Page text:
# In an induction cooktop, what happens to the coils resistance when there is no pot? Does it vary between pots? How does the appliance respond?

An induction cooktop (or an induction rice cooker) uses a copper coil with a high-frequency alternating current going though. The magnetic flux heats any iron-alloy pot placed above.

But what happens to the coil's impedance when there is no pot (or any piece of iron)? My guess is that it would become a short circuit. As I understand, the magnetic core of a transformer/inductor is what gives it impedance (makes it resist alternating current), and I figure this would be no different.

How do they overcome the obvious problem of the coil being a short circuit? My guess is that it's current-regulated rather than voltage-regulated. An increase in resistance causes a decrease in wattage if the voltage is constant, but it causes an increase in wattage if the current is constant. Therefore, the coil would have low power usage when there is no pot and the resistance (or in this case, impedance) is low.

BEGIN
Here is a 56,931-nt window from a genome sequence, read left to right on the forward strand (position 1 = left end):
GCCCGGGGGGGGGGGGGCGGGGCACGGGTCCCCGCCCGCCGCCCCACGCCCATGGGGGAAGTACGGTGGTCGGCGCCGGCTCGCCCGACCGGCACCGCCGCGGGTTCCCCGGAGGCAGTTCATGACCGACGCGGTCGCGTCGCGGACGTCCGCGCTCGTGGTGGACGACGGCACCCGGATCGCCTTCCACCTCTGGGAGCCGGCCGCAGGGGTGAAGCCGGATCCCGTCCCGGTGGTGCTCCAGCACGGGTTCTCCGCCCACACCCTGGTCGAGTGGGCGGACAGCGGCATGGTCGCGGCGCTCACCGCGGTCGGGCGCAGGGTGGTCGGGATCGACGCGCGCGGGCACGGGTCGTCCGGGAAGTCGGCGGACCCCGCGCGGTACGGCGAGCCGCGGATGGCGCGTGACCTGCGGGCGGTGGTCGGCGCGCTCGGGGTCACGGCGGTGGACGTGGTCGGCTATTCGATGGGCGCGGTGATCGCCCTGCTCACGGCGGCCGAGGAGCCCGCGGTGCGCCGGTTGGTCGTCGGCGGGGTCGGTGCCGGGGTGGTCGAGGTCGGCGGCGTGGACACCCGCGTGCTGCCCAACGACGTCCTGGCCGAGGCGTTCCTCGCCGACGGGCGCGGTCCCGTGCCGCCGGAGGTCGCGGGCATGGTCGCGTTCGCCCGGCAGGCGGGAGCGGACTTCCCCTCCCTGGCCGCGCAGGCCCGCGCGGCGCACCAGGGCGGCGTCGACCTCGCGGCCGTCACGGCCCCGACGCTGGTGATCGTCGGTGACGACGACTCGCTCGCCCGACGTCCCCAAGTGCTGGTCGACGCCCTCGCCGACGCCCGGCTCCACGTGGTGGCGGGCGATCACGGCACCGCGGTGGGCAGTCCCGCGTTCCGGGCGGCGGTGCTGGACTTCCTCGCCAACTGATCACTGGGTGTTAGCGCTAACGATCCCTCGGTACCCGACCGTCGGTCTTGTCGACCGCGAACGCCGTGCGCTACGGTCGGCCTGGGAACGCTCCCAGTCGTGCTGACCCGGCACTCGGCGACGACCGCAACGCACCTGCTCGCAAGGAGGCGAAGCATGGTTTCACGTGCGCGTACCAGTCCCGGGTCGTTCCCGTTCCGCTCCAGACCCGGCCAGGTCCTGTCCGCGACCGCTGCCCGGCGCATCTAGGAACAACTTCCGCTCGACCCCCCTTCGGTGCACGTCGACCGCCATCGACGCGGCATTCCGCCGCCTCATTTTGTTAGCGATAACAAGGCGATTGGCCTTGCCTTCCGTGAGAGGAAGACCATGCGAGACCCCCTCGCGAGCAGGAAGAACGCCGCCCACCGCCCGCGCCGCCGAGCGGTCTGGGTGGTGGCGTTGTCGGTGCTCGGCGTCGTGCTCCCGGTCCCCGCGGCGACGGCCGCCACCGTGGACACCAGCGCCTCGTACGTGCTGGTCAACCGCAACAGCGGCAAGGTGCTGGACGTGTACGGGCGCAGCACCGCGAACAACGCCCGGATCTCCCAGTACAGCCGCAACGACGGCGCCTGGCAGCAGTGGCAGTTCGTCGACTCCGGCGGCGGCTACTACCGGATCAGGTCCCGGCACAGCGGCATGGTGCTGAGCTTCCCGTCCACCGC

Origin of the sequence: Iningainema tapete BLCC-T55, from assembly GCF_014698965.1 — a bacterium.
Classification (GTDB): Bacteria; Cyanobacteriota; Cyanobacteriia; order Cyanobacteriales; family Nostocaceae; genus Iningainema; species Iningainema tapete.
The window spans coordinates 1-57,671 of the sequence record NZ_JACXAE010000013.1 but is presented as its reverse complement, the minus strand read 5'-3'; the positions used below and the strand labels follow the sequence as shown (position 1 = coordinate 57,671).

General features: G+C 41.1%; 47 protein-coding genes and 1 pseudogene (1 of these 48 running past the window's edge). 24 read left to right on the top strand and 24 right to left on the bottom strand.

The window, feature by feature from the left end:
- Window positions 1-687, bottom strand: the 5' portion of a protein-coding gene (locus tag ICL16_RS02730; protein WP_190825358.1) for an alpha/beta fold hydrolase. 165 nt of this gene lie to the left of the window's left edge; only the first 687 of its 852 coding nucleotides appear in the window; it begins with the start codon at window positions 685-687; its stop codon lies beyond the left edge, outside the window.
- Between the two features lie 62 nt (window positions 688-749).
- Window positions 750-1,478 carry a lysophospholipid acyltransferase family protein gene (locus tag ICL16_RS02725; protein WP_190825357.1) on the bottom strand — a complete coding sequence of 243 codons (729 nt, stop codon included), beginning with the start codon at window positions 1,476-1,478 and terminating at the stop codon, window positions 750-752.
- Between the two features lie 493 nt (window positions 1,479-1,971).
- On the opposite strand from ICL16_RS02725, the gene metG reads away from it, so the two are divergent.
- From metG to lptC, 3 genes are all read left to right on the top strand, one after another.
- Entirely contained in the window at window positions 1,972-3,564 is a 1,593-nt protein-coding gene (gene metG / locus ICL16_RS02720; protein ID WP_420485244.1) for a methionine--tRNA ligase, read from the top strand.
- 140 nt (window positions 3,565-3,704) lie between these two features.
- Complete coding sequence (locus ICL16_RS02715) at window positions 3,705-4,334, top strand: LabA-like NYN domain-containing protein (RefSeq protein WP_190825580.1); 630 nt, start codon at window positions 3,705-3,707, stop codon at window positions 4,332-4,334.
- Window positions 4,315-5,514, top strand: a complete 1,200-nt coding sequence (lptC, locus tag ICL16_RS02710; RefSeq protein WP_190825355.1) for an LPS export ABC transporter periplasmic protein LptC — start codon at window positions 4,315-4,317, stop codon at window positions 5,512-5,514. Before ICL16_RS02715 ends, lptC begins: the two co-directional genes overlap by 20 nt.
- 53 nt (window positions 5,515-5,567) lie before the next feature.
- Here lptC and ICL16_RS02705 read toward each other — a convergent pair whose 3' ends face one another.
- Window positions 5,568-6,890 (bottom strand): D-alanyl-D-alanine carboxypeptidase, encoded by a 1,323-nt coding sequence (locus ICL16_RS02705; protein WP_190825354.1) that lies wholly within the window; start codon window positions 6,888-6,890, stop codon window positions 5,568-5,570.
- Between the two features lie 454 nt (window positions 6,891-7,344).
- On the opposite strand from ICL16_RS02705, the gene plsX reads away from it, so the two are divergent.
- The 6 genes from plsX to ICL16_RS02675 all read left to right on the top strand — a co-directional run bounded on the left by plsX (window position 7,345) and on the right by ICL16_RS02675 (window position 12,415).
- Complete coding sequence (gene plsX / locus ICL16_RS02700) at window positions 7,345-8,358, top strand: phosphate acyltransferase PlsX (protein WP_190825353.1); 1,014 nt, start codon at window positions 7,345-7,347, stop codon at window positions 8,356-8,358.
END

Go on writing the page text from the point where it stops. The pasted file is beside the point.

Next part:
How does the choice of pot affect the coils impedance, and ultimately the power draw and heat output? Do bigger pots, or more ferromagnetic pots cause more impedance (in the coil)? Additionally; I realize that the heating of the pot comes from it's own electrical resistance, but how does this resistance affect the copper coils impedance?

EDIT: An earlier version of this question mistakenly stated that increasing resistance with constant voltage causes increased wattage, but decreases wattage with constant current. This was a mistake I failed to detect during proofreading (not a misunderstanding of Ohm's law), so I corrected it to what I intended in the first place. Some uses of "resistance" have been changed to "impedance" to accurately communicate the intended question. The question would be silly if it referred to true resistance.